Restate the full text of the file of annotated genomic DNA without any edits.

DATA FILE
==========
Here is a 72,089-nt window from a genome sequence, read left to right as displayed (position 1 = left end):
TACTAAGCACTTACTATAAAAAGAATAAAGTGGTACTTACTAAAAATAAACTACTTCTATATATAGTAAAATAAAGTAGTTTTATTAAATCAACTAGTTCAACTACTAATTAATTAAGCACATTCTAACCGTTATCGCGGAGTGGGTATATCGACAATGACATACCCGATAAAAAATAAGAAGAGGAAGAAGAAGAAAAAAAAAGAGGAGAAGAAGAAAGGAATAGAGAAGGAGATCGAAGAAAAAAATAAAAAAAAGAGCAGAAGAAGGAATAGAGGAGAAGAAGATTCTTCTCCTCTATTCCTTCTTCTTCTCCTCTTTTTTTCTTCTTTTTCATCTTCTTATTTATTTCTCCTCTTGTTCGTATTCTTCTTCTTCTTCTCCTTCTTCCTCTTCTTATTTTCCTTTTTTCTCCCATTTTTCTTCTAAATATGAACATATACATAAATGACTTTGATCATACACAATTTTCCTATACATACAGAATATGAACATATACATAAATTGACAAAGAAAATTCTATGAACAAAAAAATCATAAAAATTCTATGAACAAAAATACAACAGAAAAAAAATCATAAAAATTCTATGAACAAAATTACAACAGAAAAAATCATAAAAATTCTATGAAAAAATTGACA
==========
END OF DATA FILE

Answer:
Here is a 72,089-nt window from a genome sequence, read left to right as displayed (position 1 = left end):
TACTAAGCACTTACTATAAAAAGAATAAAGTGGTACTTACTAAAAATAAACTACTTCTATATATAGTAAAATAAAGTAGTTTTATTAAATCAACTAGTTCAACTACTAATTAATTAAGCACATTCTAACCGTTATCGCGGAGTGGGTATATCGACAATGACATACCCGATAAAAAATAAGAAGAGGAAGAAGAAGAAAAAAAAAGAGGAGAAGAAGAAAGGAATAGAGAAGGAGATCGAAGAAAAAAATAAAAAAAAGAGCAGAAGAAGGAATAGAGGAGAAGAAGATTCTTCTCCTCTATTCCTTCTTCTTCTCCTCTTTTTTTCTTCTTTTTCATCTTCTTATTTATTTCTCCTCTTGTTCGTATTCTTCTTCTTCTTCTCCTTCTTCCTCTTCTTATTTTCCTTTTTTCTCCCATTTTTCTTCTAAATATGAACATATACATAAATGACTTTGATCATACACAATTTTCCTATACATACAGAATATGAACATATACATAAATTGACAAAGAAAATTCTATGAACAAAAAAATCATAAAAATTCTATGAACAAAAATACAACAGAAAAAAAATCATAAAAATTCTATGAACAAAATTACAACAGAAAAAATCATAAAAATTCTATGAAAAAATTGACA